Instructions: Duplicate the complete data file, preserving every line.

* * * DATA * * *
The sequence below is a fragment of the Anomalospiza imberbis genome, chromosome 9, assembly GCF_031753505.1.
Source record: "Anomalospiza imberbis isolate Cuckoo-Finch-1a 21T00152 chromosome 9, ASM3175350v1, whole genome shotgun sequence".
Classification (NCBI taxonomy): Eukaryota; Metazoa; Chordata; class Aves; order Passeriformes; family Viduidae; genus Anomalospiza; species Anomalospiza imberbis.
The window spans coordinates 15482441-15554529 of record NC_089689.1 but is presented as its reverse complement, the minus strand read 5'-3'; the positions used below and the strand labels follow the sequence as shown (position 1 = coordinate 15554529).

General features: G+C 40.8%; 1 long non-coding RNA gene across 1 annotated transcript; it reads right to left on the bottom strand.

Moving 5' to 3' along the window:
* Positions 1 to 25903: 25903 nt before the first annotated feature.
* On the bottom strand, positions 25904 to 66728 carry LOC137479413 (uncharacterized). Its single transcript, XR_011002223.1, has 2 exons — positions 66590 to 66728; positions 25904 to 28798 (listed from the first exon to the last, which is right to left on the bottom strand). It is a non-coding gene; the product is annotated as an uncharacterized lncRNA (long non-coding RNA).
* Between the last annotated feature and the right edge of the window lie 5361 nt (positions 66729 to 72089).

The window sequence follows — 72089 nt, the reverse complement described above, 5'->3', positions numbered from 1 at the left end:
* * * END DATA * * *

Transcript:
The sequence below is a fragment of the Anomalospiza imberbis genome, chromosome 9, assembly GCF_031753505.1.
Source record: "Anomalospiza imberbis isolate Cuckoo-Finch-1a 21T00152 chromosome 9, ASM3175350v1, whole genome shotgun sequence".
Classification (NCBI taxonomy): Eukaryota; Metazoa; Chordata; class Aves; order Passeriformes; family Viduidae; genus Anomalospiza; species Anomalospiza imberbis.
The window spans coordinates 15482441-15554529 of record NC_089689.1 but is presented as its reverse complement, the minus strand read 5'-3'; the positions used below and the strand labels follow the sequence as shown (position 1 = coordinate 15554529).

General features: G+C 40.8%; 1 long non-coding RNA gene across 1 annotated transcript; it reads right to left on the bottom strand.

Moving 5' to 3' along the window:
* Positions 1 to 25903: 25903 nt before the first annotated feature.
* On the bottom strand, positions 25904 to 66728 carry LOC137479413 (uncharacterized). Its single transcript, XR_011002223.1, has 2 exons — positions 66590 to 66728; positions 25904 to 28798 (listed from the first exon to the last, which is right to left on the bottom strand). It is a non-coding gene; the product is annotated as an uncharacterized lncRNA (long non-coding RNA).
* Between the last annotated feature and the right edge of the window lie 5361 nt (positions 66729 to 72089).

The window sequence follows — 72089 nt, the reverse complement described above, 5'->3', positions numbered from 1 at the left end: